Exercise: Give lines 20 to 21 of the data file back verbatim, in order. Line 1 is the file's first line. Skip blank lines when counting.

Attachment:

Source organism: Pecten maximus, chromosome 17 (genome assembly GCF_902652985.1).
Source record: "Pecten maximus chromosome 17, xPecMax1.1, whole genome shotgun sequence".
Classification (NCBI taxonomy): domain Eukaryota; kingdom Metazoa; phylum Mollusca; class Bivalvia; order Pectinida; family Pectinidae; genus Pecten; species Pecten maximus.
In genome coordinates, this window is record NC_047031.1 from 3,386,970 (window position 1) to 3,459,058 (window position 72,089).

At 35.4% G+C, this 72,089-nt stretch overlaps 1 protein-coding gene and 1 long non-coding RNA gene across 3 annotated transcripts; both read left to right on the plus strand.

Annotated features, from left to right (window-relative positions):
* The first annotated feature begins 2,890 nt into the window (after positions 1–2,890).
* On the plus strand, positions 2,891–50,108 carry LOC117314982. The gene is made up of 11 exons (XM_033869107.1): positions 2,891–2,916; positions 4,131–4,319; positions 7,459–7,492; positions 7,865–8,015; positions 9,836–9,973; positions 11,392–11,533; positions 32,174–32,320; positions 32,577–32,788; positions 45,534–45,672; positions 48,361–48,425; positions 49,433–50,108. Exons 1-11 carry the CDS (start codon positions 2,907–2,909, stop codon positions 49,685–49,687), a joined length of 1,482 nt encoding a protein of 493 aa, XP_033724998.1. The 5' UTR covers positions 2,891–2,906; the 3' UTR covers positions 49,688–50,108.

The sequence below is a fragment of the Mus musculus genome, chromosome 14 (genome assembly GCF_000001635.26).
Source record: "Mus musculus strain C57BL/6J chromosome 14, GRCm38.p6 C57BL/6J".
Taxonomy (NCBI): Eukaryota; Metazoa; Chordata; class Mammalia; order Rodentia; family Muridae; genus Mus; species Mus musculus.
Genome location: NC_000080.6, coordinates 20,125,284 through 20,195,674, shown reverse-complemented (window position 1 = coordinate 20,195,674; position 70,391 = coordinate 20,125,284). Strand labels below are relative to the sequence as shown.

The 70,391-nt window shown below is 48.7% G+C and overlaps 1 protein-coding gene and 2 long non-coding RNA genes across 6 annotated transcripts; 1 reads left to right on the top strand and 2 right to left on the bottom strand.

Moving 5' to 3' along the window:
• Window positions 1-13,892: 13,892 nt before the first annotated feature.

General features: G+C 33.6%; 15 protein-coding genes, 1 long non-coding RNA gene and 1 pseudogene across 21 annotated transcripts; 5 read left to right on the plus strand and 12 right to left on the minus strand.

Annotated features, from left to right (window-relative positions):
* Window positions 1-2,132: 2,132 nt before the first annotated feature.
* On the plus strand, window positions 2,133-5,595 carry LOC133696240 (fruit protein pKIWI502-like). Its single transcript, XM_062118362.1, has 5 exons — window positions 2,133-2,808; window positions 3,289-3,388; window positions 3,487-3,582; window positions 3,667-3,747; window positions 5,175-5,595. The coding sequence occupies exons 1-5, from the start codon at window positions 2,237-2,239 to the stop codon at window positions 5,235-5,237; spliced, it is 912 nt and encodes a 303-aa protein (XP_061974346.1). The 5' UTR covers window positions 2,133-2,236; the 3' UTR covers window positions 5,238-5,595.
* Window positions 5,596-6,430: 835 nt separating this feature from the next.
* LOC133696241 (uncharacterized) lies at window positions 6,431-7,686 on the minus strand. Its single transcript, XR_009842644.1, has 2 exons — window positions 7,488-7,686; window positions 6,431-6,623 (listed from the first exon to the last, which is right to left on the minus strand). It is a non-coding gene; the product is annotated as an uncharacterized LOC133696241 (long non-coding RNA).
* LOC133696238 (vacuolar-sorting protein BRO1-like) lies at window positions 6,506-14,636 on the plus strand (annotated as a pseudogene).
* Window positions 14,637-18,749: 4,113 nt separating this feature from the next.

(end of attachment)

* Window positions 5,596-6,430: 835 nt separating this feature from the next.
* LOC133696241 (uncharacterized) lies at window positions 6,431-7,686 on the minus strand. Its single transcript, XR_009842644.1, has 2 exons — window positions 7,488-7,686; window positions 6,431-6,623 (listed from the first exon to the last, which is right to left on the minus strand). It is a non-coding gene; the product is annotated as an uncharacterized LOC133696241 (long non-coding RNA).